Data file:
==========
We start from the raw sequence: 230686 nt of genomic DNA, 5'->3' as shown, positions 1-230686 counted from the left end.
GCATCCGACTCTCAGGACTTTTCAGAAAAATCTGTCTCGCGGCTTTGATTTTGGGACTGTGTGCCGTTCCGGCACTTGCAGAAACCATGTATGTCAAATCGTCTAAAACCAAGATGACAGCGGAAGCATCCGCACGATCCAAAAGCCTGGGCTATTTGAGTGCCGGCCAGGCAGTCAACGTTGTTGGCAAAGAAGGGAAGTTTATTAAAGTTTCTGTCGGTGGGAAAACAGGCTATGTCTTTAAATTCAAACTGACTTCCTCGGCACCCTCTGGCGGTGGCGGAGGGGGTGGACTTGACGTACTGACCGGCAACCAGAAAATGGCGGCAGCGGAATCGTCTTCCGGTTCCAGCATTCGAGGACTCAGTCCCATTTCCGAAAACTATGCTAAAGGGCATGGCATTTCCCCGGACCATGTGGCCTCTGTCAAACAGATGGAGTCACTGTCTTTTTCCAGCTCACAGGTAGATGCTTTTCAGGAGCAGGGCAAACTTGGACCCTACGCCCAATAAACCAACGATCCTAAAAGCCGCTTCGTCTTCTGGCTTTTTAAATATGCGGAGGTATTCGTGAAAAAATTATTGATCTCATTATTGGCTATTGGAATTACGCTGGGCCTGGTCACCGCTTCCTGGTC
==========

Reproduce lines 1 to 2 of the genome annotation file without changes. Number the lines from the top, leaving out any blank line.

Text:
We start from the raw sequence: 230686 nt of genomic DNA, 5'->3' as shown, positions 1-230686 counted from the left end.
GCATCCGACTCTCAGGACTTTTCAGAAAAATCTGTCTCGCGGCTTTGATTTTGGGACTGTGTGCCGTTCCGGCACTTGCAGAAACCATGTATGTCAAATCGTCTAAAACCAAGATGACAGCGGAAGCATCCGCACGATCCAAAAGCCTGGGCTATTTGAGTGCCGGCCAGGCAGTCAACGTTGTTGGCAAAGAAGGGAAGTTTATTAAAGTTTCTGTCGGTGGGAAAACAGGCTATGTCTTTAAATTCAAACTGACTTCCTCGGCACCCTCTGGCGGTGGCGGAGGGGGTGGACTTGACGTACTGACCGGCAACCAGAAAATGGCGGCAGCGGAATCGTCTTCCGGTTCCAGCATTCGAGGACTCAGTCCCATTTCCGAAAACTATGCTAAAGGGCATGGCATTTCCCCGGACCATGTGGCCTCTGTCAAACAGATGGAGTCACTGTCTTTTTCCAGCTCACAGGTAGATGCTTTTCAGGAGCAGGGCAAACTTGGACCCTACGCCCAATAAACCAACGATCCTAAAAGCCGCTTCGTCTTCTGGCTTTTTAAATATGCGGAGGTATTCGTGAAAAAATTATTGATCTCATTATTGGCTATTGGAATTACGCTGGGCCTGGTCACCGCTTCCTGGTC